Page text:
The latest book by Eric Ziolkowski, Dana Professor of Religious Studies, examines the writing of 19th century Danish philosopher Søren Kierkegaard.
Published by Northwestern University Press in December 2011, The Literary Kierkegaard examines Kierkegaard first and foremost as a literary prose artist and considers his entire body of published writing, as well as his private journals, papers, and letters.
Ziolkowski looks at the work in relation to pieces by five classic literary artists from different times and places: the comic drama Clouds by the ancient Greek playwright Aristophanes; the courtly epic poem Parzival by the Middle High German poet Wolfram von Eschenbach; the novel Don Quixote by the Renaissance Spanish author Miguel de Cervantes; a number of Shakespeare plays, particularly Hamlet; and the fictional, poetic-philosophical work Sartor Resartus by Kierkegaard’s Scottish contemporary, Thomas Carlyle.
“Like Freud, Kierkegaard is someone whose ideas were so deeply influential that people who have never read him, let alone even heard of him, unwittingly draw upon them quite regularly,” Ziolkowski says. “In a number of my classes, often just in passing, I will call the attention of my students to some comment or observation Kierkegaard may have made that directly bears upon something one of them may have said.”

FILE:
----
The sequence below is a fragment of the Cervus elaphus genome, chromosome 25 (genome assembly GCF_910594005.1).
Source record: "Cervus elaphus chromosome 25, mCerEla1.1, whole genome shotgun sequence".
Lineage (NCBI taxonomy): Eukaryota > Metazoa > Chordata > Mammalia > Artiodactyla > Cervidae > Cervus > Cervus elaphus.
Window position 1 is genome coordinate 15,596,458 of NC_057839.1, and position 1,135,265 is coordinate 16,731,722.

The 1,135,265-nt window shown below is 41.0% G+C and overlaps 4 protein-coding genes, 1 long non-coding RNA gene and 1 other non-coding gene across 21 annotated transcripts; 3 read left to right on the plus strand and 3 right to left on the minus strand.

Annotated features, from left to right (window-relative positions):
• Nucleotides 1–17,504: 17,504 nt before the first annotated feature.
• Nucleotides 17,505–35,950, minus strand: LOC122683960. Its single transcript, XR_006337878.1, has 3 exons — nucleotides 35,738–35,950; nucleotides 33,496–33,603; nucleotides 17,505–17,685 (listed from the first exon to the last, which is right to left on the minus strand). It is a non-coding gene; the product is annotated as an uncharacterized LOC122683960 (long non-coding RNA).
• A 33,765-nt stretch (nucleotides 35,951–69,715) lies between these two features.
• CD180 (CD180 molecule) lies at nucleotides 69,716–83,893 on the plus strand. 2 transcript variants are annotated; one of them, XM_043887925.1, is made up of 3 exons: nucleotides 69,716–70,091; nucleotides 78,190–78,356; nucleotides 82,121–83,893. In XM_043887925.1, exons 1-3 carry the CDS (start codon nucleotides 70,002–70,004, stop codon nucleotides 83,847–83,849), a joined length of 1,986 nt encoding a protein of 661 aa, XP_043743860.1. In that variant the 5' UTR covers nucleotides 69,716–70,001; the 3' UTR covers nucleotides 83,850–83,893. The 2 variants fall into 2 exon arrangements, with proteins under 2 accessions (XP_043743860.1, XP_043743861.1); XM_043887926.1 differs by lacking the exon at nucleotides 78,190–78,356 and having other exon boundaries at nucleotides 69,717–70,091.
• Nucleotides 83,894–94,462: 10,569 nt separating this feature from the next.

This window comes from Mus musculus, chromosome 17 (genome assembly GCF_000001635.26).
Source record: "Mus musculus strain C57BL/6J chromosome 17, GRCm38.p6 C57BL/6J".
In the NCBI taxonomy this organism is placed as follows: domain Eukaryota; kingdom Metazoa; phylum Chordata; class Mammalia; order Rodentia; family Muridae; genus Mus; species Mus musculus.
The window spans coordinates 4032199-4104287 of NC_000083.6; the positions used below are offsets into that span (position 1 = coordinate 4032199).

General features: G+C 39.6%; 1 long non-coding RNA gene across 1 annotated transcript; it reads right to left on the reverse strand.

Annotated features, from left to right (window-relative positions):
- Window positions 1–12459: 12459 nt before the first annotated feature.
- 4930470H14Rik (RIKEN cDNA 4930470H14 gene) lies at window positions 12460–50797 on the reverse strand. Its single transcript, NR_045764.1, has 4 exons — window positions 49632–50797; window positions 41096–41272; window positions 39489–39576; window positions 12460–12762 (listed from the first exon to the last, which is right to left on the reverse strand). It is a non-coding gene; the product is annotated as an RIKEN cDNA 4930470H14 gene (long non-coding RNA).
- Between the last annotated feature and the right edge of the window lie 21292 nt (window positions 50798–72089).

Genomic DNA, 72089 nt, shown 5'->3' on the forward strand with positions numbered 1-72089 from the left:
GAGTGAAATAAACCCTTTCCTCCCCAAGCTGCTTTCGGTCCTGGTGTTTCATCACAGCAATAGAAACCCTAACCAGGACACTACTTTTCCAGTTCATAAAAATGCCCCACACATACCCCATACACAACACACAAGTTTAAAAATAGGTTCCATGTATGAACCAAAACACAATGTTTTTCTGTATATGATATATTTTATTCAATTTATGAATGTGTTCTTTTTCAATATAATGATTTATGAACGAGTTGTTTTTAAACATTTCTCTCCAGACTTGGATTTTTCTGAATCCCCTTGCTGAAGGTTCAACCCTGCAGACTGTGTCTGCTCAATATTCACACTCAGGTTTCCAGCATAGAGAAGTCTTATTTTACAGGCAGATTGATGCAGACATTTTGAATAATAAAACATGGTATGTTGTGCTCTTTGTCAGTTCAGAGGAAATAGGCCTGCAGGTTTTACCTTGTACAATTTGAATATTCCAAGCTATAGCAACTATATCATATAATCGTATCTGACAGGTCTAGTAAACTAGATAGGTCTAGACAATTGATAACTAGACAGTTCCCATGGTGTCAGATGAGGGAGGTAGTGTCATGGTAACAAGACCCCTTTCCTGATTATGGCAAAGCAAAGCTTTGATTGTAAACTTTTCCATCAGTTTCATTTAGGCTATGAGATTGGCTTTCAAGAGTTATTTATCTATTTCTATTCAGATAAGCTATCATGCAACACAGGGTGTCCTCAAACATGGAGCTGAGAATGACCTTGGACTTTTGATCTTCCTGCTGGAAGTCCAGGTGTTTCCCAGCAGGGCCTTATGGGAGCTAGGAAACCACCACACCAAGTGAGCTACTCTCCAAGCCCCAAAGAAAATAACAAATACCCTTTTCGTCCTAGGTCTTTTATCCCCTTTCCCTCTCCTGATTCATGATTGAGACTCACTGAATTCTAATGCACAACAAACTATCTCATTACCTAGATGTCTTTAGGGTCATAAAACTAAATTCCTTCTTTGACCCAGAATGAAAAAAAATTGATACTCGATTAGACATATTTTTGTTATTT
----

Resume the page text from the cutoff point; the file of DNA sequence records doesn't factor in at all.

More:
Ziolkowski is the author of two other books, The Sanctification of Don Quixote: From Hidalgo to Priest (1991) and Evil Children in Religion, Literature, and Art (2001). He has also edited A Museum of Faiths: Histories and Legacies of the 1893 World’s Parliament of Religions (2001) and Literature, Religion, and East/West Comparison: Essays in Honor of Anthony C. Yu (2005). In addition, he is one of the six main editors for The Encyclopedia of the Bible and Its Reception (EBR).